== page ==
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We basically all have mental health problems right now



It’s also more difficult if you try to do this without adequate support. Stigma and shame are big reasons people don’t get psychological help when they need it. In many ways, therapy has normalized, for which I am grateful. We have come to a point where, as a psychiatrist, I can talk myself about battling teletherapy during the pandemic. Major shows like Grey’s anatomy have even put lesser-known types of therapy into the spotlight. But in my experience, drugs are still pretty stigmatized, usually much more so than therapy. It’s such a shame because medication can be so critical to the mental health of many people. “There is a feeling that when you take medication you are ̵

6;cheating’,” says Dr. Pooja Lakshmin, clinical assistant professor of psychiatry at the George Washington University School of Medicine, told SELF. “But I ask my patients, if you broke your leg and your surgeon said, ‘We have to operate,’ would you call it a fraud?” As long as so many people view mental illness as more shameful and less than physical, the stigma persists.

“Stigma prevents people from getting the help they need,” says Dr. Jack Turban, child and adolescent psychiatrist at Stanford University School of Medicine, told SELF. Fortunately, more people have spoken publicly … from celebrities like Selena Gomez to doctors. I hope we make progress. “

While not everyone who is experiencing some level of mental distress during this time may need mental health treatment, it is always important to have open conversations about the nuances of mental wellbeing. “When you normalize problems that people individually have hidden, you lower the threshold so that they can talk about them,” says Dr. Kali Cyrus, Assistant Professor of Psychiatry at Johns Hopkins Medicine, told SELF.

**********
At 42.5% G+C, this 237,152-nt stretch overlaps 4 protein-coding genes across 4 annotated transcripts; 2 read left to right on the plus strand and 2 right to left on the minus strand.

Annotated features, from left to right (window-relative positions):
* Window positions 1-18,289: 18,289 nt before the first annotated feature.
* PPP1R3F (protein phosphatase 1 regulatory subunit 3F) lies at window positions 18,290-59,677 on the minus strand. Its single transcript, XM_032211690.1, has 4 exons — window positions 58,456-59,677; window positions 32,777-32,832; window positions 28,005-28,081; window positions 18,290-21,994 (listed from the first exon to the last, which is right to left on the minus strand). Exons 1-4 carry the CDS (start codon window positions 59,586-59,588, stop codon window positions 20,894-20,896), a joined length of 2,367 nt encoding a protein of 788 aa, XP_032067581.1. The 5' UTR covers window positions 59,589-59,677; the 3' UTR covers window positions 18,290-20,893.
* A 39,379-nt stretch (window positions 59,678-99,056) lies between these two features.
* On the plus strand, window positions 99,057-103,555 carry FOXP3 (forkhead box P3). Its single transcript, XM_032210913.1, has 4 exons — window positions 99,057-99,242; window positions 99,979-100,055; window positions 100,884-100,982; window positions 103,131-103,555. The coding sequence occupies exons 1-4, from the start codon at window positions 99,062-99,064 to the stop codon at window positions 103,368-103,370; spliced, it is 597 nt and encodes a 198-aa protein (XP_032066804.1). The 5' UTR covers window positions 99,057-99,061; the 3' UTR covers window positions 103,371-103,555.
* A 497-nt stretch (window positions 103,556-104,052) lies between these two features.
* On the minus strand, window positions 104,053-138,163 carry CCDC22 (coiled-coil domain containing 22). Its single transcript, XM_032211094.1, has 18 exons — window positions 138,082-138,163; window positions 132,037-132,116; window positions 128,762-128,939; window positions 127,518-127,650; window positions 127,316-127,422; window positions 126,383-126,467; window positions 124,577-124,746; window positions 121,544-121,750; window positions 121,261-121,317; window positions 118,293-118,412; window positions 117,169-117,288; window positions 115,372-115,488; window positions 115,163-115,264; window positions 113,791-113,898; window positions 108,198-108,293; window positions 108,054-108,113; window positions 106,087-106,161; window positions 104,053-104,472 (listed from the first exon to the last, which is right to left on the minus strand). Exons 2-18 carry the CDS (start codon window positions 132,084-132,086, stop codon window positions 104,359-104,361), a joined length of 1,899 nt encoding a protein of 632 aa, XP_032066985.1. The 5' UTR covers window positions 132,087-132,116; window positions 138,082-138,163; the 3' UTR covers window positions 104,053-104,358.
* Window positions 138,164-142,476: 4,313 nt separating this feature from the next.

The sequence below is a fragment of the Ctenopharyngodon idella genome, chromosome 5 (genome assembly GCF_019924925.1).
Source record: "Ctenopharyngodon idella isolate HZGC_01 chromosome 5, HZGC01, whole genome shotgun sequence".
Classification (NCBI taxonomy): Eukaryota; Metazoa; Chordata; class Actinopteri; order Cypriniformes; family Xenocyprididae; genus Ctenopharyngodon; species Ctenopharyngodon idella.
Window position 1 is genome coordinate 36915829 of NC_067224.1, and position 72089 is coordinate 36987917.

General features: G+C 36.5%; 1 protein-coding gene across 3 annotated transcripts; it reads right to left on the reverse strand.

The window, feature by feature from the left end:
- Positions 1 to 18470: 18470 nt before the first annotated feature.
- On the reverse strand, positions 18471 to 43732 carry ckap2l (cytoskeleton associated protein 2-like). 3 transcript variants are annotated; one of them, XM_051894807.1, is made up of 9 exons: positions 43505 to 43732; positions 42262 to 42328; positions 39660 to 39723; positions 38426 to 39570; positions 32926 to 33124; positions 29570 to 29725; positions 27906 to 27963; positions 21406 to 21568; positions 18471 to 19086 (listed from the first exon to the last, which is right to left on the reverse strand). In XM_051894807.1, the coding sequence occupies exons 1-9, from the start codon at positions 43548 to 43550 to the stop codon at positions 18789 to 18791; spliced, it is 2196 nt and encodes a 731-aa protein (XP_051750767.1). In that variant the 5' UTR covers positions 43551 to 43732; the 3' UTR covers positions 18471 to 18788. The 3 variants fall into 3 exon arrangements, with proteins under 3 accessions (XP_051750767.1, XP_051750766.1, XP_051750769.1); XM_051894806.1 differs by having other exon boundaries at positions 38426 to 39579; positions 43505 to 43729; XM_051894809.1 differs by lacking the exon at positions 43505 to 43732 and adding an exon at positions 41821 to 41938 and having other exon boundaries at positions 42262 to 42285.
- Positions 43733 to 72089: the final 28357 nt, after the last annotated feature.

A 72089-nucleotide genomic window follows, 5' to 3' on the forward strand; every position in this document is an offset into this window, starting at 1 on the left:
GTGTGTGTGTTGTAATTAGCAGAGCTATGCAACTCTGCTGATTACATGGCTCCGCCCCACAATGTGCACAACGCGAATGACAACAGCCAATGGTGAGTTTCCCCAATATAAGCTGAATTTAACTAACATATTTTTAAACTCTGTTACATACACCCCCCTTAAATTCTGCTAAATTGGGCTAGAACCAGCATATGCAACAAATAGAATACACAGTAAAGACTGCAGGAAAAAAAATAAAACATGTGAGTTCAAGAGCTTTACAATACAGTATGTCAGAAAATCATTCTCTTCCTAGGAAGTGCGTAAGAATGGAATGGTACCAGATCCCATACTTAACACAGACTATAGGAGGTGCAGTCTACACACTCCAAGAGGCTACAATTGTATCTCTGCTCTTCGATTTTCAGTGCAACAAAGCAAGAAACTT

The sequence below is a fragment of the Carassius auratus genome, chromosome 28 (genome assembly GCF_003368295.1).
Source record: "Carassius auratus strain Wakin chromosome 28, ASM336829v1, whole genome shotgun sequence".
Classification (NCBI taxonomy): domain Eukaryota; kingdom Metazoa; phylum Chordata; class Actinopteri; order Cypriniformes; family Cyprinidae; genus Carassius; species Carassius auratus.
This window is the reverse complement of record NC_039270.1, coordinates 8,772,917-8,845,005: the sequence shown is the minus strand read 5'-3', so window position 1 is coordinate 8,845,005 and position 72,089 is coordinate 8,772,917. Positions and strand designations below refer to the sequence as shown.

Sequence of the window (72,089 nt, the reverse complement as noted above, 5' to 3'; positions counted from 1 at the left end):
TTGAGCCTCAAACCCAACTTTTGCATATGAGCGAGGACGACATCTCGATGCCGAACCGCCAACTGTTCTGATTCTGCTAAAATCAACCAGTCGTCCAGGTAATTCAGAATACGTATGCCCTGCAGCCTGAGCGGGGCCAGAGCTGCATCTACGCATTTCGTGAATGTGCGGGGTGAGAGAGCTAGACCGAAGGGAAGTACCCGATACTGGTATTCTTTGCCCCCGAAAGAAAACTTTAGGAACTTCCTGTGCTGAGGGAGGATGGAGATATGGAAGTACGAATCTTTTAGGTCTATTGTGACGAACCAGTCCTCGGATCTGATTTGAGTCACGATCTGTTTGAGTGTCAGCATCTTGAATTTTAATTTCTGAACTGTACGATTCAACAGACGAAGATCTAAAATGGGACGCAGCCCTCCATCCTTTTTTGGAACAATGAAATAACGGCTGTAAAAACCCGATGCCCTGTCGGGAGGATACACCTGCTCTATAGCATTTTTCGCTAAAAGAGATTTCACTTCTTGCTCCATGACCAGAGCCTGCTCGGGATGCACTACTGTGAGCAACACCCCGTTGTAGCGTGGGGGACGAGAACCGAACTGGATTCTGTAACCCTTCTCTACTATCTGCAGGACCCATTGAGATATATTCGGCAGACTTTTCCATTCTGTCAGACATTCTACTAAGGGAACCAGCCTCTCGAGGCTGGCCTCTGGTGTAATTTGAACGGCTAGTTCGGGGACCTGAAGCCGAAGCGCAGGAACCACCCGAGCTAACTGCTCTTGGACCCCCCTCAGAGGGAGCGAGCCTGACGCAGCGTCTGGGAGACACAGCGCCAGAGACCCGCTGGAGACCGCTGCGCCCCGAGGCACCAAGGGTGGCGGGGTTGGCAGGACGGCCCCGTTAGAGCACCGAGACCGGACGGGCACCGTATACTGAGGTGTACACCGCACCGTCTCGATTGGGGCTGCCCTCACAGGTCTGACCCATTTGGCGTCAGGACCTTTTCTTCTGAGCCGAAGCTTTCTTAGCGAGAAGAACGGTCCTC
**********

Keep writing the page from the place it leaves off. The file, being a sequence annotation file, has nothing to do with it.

But what does it actually look like in practice to normalize mental health problems? It can definitely mean that we are really open and honest about our own mental health or difficult emotions. For example, maybe you curate your social media posts less and instead make them more realistic. This shows when you are stressed, tired, angry, sad, or a different number of emotions. But you may not be ready to be as open about how you are doing, and that’s perfectly fine. (Of course it is important to try to talk to someone if you have a hard time, even a friend, just to make sure you don’t have everything in there.)

Also, normalizing discussions about mental health can mean that if it looks like your roommate or friend is really going through it, say something like, “This pandemic was so emotional so I just wanted you to know That I’m here to talk if you need me. “Then actually follow and be ready to talk to them without judgment and maybe even without resolution. Sometimes people just want someone to listen, not try to fix their problems.

Normalizing mental health problems can also mean creating a culture at work where you, as a boss or in a leadership position, is where vulnerability is acceptable by talking about your own feelings and life stressors. You should also normalize things like going to therapy appointments, even using that as an example of a perfectly valid reason not to be in the office for a while. With that in mind, time out for mental health needs (such as on a mental health day) should not only be the norm, it should be encouraged.

You can also normalize mental health discussions by having you and your friends talk about a celebrity who’s been on the news for a diagnosis of bipolar disorder, for example. You can commend the celebrity for sharing this information and not laughing at their actions or using words like “crazy” or “insane” to describe their behavior. Even if you hold back from misusing words like “schizophrenic” or “bipolar”, it can go a long way, as can you avoiding being dismissively “addicted” or “committed suicide”, since it sounds like a crime.


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